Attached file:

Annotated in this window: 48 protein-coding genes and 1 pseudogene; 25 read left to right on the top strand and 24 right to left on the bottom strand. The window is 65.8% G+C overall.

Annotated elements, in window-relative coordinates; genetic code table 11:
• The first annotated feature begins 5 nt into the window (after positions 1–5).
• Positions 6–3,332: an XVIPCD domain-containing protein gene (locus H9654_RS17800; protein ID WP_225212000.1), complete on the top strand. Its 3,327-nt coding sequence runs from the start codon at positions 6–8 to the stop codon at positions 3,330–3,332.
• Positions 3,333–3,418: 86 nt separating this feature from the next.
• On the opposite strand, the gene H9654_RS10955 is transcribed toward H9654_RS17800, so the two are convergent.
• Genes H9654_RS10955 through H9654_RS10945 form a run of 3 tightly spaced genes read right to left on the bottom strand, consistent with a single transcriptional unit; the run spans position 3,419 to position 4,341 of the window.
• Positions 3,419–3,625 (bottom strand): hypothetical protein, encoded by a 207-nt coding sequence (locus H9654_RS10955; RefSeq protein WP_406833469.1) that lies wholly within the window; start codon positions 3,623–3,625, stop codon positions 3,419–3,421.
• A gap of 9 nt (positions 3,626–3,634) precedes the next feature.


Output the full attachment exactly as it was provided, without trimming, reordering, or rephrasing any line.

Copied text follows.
Annotated in this window: 48 protein-coding genes and 1 pseudogene; 25 read left to right on the top strand and 24 right to left on the bottom strand. The window is 65.8% G+C overall.

Annotated elements, in window-relative coordinates; genetic code table 11:
• The first annotated feature begins 5 nt into the window (after positions 1–5).
• Positions 6–3,332: an XVIPCD domain-containing protein gene (locus H9654_RS17800; protein ID WP_225212000.1), complete on the top strand. Its 3,327-nt coding sequence runs from the start codon at positions 6–8 to the stop codon at positions 3,330–3,332.
• Positions 3,333–3,418: 86 nt separating this feature from the next.
• On the opposite strand, the gene H9654_RS10955 is transcribed toward H9654_RS17800, so the two are convergent.
• Genes H9654_RS10955 through H9654_RS10945 form a run of 3 tightly spaced genes read right to left on the bottom strand, consistent with a single transcriptional unit; the run spans position 3,419 to position 4,341 of the window.
• Positions 3,419–3,625 (bottom strand): hypothetical protein, encoded by a 207-nt coding sequence (locus H9654_RS10955; RefSeq protein WP_406833469.1) that lies wholly within the window; start codon positions 3,623–3,625, stop codon positions 3,419–3,421.
• A gap of 9 nt (positions 3,626–3,634) precedes the next feature.